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U.S. News & World Report
The Fight For Florida
Never mind South Beach and hanging chads; the action this fall is along a road that runs from Tampa to Orlando to Daytona Beach
BY Tim Smart; Angie C. Marek
July 19, 2004
Vol. 137, No. 2
ORLANDO--Five hundred and thirty-seven. Put it up there with 1492. Or 1776. Or 9/11. It's a number now firmly etched in American history, the margin of votes by which Florida passed into the Republican column and George W. Bush became president four years ago. Much has changed since then, in the world and in the Sunshine State. But one thing remains the same: This fourth-most-populous state could once again prove decisive on November 2.
Only the epicenter has moved. It won't be Palm Beach County with its ghosts of dimpled ballots and hanging chads that is likely to determine who takes the quirky state's 27 electoral votes (2 more than in 2000 and one tenth of the total needed to win the presidency). The battle now in this battleground state has shifted to a ribbon of interstate highway that stretches from Daytona Beach in the east to the megalopolis of Tampa Bay in the west, with the steroidal sprawl of Orlando right in the middle. This is a place of explosive growth, with new residents lured by the promise of jobs and a fresh start on life. As such, it is populated with people of few political allegiances; these voters are up for grabs. And so it is here that the megastate of Florida will be won or lost.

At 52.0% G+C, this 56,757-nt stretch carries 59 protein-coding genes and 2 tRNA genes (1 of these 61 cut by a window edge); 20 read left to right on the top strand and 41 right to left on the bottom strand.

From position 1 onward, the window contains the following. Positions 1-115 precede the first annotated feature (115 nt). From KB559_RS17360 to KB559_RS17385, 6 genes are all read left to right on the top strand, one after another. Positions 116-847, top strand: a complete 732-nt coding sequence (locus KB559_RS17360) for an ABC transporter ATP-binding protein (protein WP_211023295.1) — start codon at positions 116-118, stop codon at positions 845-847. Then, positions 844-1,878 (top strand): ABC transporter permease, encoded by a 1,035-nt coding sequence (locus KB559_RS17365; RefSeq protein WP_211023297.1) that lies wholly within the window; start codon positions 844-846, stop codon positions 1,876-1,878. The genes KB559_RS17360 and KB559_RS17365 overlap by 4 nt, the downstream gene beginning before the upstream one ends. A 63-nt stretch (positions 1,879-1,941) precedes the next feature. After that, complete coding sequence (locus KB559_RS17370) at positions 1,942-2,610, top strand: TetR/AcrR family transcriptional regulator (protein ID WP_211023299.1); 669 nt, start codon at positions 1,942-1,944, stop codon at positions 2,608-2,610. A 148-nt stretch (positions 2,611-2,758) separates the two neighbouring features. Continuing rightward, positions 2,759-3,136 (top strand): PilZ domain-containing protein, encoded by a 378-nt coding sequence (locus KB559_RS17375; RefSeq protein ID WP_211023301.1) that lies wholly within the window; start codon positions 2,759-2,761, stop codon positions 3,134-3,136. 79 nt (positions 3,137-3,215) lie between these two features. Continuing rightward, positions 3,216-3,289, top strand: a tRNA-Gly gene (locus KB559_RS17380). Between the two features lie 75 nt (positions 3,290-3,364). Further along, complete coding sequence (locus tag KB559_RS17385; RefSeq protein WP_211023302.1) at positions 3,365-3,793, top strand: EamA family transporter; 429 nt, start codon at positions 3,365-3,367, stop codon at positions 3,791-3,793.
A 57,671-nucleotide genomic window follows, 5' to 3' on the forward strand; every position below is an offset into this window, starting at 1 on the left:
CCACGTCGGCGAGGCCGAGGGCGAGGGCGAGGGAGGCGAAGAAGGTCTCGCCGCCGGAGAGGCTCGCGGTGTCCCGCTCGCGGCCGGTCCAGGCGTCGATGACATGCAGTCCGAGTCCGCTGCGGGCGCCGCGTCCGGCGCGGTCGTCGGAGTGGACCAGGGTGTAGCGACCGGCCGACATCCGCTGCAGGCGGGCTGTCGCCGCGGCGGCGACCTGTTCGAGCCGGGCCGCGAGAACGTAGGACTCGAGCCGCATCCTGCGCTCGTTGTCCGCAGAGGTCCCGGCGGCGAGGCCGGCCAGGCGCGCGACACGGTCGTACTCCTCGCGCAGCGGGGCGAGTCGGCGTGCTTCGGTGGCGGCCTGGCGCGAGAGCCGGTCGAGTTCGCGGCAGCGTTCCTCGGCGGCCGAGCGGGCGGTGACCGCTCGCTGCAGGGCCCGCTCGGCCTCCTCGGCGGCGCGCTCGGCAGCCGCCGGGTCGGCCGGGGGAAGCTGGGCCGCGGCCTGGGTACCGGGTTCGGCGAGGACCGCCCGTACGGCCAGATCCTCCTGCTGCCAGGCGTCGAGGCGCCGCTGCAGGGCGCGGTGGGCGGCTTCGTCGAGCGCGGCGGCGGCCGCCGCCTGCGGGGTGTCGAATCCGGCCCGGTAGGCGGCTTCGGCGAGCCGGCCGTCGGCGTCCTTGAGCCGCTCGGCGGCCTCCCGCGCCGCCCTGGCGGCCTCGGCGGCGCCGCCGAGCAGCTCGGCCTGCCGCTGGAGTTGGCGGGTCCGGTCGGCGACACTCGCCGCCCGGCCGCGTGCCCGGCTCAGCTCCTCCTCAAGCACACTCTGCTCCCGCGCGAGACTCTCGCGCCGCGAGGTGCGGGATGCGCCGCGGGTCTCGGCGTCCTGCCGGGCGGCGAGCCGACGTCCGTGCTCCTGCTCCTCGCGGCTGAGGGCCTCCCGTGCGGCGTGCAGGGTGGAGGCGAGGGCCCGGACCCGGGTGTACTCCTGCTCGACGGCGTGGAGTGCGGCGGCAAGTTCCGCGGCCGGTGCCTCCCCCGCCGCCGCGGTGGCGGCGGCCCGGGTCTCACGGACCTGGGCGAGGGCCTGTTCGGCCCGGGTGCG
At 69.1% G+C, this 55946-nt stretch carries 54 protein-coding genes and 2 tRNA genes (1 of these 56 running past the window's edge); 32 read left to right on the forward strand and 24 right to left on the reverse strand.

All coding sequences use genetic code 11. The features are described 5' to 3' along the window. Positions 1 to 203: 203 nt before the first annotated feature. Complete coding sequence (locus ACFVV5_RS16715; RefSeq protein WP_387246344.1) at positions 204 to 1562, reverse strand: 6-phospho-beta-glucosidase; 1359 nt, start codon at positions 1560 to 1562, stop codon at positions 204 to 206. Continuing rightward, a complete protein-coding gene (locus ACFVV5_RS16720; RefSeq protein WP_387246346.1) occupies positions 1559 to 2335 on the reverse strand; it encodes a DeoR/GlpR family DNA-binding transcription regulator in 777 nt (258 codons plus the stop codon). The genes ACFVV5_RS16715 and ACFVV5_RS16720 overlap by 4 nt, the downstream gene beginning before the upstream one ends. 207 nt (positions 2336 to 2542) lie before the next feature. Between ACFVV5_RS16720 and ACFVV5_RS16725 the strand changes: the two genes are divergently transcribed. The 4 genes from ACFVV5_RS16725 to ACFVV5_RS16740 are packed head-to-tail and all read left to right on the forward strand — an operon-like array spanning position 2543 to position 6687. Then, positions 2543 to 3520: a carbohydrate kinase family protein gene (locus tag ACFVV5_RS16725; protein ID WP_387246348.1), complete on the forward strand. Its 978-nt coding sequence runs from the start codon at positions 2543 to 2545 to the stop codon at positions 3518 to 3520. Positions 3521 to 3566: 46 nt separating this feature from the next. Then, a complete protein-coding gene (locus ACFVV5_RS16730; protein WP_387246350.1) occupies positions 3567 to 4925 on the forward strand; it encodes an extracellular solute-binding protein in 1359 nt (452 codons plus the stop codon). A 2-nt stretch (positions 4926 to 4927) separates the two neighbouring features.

The stakes in the "I-4 corridor" aren't lost on the Bush or Kerry campaigns. Bush kicked off his re-election drive in March with a huge rally here at the Orange County Convention Center, and the president's campaign boasts 3,800 volunteers along the corridor. "In Florida, we started earlier and drilled deeper than any other state campaign in history," says Reed Dickens, a spokesperson for the Bush/Cheney campaign's southeast operation. John Kerry has visited the area six times since March, and last week he wasted no time returning with his new running mate, John Edwards, to St. Petersburg. Of the $15 million Bush has spent on TV ads in Florida, $6 million has gone to Central Florida. Kerry has put $8 million of his $14 million Florida total into the central region. Nothing's being taken for granted here, because the margins are slim, any way you slice them. In 2000, Bush carried Central Florida by 4,400 votes, but since then, the voter rolls have grown by 156,000 (to a total of 2.4 million), with newly registered Democrats outnumbering newly registered Republicans by 23,000. A late June Quinnipiac poll had the presidential race dead even in Florida, with Bush and Kerry each at 43 percent.